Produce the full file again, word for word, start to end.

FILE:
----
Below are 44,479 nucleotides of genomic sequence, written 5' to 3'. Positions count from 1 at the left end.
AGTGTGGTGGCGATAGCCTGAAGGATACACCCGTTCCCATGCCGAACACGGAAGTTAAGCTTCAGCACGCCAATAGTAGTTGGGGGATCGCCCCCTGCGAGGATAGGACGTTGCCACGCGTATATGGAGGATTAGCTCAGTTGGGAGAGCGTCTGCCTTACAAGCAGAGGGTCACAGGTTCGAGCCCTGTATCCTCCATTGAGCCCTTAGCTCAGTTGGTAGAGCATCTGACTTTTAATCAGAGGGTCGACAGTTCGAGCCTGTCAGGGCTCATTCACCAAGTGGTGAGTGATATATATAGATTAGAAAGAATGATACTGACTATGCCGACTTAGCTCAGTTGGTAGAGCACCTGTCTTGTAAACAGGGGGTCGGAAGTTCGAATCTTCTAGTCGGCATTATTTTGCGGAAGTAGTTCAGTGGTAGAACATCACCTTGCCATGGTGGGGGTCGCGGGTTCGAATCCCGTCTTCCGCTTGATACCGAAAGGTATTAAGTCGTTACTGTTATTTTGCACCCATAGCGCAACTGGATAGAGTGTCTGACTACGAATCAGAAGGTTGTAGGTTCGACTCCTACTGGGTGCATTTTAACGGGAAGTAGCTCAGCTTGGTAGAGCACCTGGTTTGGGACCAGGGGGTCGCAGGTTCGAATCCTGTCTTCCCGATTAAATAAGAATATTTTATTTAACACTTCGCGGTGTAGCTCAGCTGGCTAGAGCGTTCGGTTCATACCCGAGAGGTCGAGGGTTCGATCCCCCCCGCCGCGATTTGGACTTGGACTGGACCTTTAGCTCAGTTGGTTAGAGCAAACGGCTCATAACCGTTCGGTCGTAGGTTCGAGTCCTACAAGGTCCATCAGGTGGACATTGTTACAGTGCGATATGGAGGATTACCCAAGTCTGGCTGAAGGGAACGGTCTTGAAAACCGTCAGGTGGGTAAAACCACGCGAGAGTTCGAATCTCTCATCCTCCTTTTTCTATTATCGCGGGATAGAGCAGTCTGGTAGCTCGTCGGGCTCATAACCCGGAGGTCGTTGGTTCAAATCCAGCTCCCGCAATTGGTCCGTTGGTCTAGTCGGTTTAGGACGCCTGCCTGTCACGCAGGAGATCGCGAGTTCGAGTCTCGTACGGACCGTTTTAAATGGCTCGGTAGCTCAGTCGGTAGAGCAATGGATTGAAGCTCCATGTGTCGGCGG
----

Below are 44,479 nucleotides of genomic sequence, written 5' to 3'. Positions count from 1 at the left end.
AGTGTGGTGGCGATAGCCTGAAGGATACACCCGTTCCCATGCCGAACACGGAAGTTAAGCTTCAGCACGCCAATAGTAGTTGGGGGATCGCCCCCTGCGAGGATAGGACGTTGCCACGCGTATATGGAGGATTAGCTCAGTTGGGAGAGCGTCTGCCTTACAAGCAGAGGGTCACAGGTTCGAGCCCTGTATCCTCCATTGAGCCCTTAGCTCAGTTGGTAGAGCATCTGACTTTTAATCAGAGGGTCGACAGTTCGAGCCTGTCAGGGCTCATTCACCAAGTGGTGAGTGATATATATAGATTAGAAAGAATGATACTGACTATGCCGACTTAGCTCAGTTGGTAGAGCACCTGTCTTGTAAACAGGGGGTCGGAAGTTCGAATCTTCTAGTCGGCATTATTTTGCGGAAGTAGTTCAGTGGTAGAACATCACCTTGCCATGGTGGGGGTCGCGGGTTCGAATCCCGTCTTCCGCTTGATACCGAAAGGTATTAAGTCGTTACTGTTATTTTGCACCCATAGCGCAACTGGATAGAGTGTCTGACTACGAATCAGAAGGTTGTAGGTTCGACTCCTACTGGGTGCATTTTAACGGGAAGTAGCTCAGCTTGGTAGAGCACCTGGTTTGGGACCAGGGGGTCGCAGGTTCGAATCCTGTCTTCCCGATTAAATAAGAATATTTTATTTAACACTTCGCGGTGTAGCTCAGCTGGCTAGAGCGTTCGGTTCATACCCGAGAGGTCGAGGGTTCGATCCCCCCCGCCGCGATTTGGACTTGGACTGGACCTTTAGCTCAGTTGGTTAGAGCAAACGGCTCATAACCGTTCGGTCGTAGGTTCGAGTCCTACAAGGTCCATCAGGTGGACATTGTTACAGTGCGATATGGAGGATTACCCAAGTCTGGCTGAAGGGAACGGTCTTGAAAACCGTCAGGTGGGTAAAACCACGCGAGAGTTCGAATCTCTCATCCTCCTTTTTCTATTATCGCGGGATAGAGCAGTCTGGTAGCTCGTCGGGCTCATAACCCGGAGGTCGTTGGTTCAAATCCAGCTCCCGCAATTGGTCCGTTGGTCTAGTCGGTTTAGGACGCCTGCCTGTCACGCAGGAGATCGCGAGTTCGAGTCTCGTACGGACCGTTTTAAATGGCTCGGTAGCTCAGTCGGTAGAGCAATGGATTGAAGCTCCATGTGTCGGCGG